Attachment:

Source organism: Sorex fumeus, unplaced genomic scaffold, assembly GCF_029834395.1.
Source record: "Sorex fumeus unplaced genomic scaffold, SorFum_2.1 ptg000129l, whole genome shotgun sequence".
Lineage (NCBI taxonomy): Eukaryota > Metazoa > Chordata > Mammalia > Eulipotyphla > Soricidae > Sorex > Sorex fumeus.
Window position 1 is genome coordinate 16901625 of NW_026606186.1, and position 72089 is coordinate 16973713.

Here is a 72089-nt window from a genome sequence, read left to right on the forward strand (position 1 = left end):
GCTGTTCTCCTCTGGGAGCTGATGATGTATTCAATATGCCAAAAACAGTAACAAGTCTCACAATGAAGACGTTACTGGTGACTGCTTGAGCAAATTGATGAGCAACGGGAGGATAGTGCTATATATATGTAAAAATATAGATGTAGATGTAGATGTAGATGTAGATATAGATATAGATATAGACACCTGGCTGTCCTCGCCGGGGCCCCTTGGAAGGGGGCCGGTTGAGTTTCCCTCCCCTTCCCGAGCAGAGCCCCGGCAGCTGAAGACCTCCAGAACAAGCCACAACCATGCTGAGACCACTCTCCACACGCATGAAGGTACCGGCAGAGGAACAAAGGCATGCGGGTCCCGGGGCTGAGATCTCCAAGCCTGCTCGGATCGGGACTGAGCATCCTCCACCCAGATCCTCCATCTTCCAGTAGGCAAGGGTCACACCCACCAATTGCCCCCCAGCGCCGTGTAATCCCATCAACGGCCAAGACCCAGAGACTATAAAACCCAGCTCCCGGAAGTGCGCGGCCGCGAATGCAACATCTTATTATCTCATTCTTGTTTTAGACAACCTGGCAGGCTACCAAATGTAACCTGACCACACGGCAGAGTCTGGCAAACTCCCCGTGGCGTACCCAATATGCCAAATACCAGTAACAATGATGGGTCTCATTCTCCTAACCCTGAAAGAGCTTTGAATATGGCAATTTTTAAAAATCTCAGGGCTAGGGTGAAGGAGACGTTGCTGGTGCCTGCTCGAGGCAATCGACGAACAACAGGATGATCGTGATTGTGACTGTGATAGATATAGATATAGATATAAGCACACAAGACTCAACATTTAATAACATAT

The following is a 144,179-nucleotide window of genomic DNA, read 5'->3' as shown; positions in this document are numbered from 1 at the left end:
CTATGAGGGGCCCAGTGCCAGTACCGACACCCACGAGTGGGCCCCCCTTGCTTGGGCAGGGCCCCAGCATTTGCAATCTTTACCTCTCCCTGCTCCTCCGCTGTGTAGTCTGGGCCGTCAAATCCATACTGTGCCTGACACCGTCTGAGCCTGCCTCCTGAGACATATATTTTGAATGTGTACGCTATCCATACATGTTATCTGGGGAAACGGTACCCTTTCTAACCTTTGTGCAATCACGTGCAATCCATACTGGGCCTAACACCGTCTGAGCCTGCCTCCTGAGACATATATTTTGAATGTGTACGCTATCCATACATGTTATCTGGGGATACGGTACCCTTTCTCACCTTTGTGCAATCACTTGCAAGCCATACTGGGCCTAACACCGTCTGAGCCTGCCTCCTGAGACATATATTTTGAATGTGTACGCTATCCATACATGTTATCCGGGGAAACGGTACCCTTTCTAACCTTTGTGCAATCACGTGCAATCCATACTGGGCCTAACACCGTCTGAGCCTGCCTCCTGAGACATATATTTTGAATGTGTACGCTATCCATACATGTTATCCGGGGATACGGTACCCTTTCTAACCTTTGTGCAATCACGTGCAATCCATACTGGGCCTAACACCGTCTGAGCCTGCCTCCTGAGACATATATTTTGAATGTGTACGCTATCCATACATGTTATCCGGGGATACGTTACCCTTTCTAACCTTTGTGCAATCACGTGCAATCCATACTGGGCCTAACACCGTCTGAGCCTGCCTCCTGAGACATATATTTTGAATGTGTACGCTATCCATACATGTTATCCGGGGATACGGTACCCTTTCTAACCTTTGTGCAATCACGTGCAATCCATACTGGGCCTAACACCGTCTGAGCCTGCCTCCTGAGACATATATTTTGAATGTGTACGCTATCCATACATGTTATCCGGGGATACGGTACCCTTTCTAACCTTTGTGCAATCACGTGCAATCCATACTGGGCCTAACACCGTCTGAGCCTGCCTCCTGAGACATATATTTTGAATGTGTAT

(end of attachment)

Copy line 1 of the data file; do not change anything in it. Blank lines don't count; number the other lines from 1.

Source organism: Sorex fumeus, unplaced genomic scaffold, assembly GCF_029834395.1.